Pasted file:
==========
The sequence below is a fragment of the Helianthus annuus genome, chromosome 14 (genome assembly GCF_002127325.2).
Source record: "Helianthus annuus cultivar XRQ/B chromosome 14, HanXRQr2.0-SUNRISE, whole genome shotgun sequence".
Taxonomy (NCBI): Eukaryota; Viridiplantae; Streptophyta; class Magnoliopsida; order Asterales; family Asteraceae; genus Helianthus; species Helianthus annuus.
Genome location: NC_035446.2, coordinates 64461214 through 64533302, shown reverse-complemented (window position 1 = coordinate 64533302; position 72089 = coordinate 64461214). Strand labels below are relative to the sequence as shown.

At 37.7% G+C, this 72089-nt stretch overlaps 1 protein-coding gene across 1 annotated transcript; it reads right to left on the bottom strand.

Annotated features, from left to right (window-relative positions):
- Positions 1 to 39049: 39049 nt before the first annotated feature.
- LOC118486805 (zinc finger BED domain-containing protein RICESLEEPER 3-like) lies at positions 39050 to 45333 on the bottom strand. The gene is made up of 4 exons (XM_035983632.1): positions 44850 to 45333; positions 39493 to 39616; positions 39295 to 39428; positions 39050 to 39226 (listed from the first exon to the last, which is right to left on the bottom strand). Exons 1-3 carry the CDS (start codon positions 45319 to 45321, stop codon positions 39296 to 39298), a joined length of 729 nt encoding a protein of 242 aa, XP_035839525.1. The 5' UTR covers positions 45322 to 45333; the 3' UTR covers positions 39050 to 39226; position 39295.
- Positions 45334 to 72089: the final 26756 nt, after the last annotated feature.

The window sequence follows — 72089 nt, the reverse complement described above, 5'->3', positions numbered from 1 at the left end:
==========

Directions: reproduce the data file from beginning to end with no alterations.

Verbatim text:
The sequence below is a fragment of the Helianthus annuus genome, chromosome 14 (genome assembly GCF_002127325.2).
Source record: "Helianthus annuus cultivar XRQ/B chromosome 14, HanXRQr2.0-SUNRISE, whole genome shotgun sequence".
Taxonomy (NCBI): Eukaryota; Viridiplantae; Streptophyta; class Magnoliopsida; order Asterales; family Asteraceae; genus Helianthus; species Helianthus annuus.
Genome location: NC_035446.2, coordinates 64461214 through 64533302, shown reverse-complemented (window position 1 = coordinate 64533302; position 72089 = coordinate 64461214). Strand labels below are relative to the sequence as shown.

At 37.7% G+C, this 72089-nt stretch overlaps 1 protein-coding gene across 1 annotated transcript; it reads right to left on the bottom strand.

Annotated features, from left to right (window-relative positions):
- Positions 1 to 39049: 39049 nt before the first annotated feature.
- LOC118486805 (zinc finger BED domain-containing protein RICESLEEPER 3-like) lies at positions 39050 to 45333 on the bottom strand. The gene is made up of 4 exons (XM_035983632.1): positions 44850 to 45333; positions 39493 to 39616; positions 39295 to 39428; positions 39050 to 39226 (listed from the first exon to the last, which is right to left on the bottom strand). Exons 1-3 carry the CDS (start codon positions 45319 to 45321, stop codon positions 39296 to 39298), a joined length of 729 nt encoding a protein of 242 aa, XP_035839525.1. The 5' UTR covers positions 45322 to 45333; the 3' UTR covers positions 39050 to 39226; position 39295.
- Positions 45334 to 72089: the final 26756 nt, after the last annotated feature.

The window sequence follows — 72089 nt, the reverse complement described above, 5'->3', positions numbered from 1 at the left end: